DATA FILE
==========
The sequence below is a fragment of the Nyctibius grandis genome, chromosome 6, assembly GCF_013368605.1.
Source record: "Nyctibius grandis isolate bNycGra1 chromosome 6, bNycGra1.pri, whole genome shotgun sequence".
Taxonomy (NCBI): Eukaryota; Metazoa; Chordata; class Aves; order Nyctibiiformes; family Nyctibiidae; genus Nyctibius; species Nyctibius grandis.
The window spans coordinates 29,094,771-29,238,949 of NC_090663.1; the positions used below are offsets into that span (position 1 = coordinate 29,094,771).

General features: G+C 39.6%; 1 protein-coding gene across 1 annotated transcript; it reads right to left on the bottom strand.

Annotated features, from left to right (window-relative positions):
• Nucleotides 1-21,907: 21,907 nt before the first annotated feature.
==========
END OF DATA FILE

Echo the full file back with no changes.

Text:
The sequence below is a fragment of the Nyctibius grandis genome, chromosome 6, assembly GCF_013368605.1.
Source record: "Nyctibius grandis isolate bNycGra1 chromosome 6, bNycGra1.pri, whole genome shotgun sequence".
Taxonomy (NCBI): Eukaryota; Metazoa; Chordata; class Aves; order Nyctibiiformes; family Nyctibiidae; genus Nyctibius; species Nyctibius grandis.
The window spans coordinates 29,094,771-29,238,949 of NC_090663.1; the positions used below are offsets into that span (position 1 = coordinate 29,094,771).

General features: G+C 39.6%; 1 protein-coding gene across 1 annotated transcript; it reads right to left on the bottom strand.

Annotated features, from left to right (window-relative positions):
• Nucleotides 1-21,907: 21,907 nt before the first annotated feature.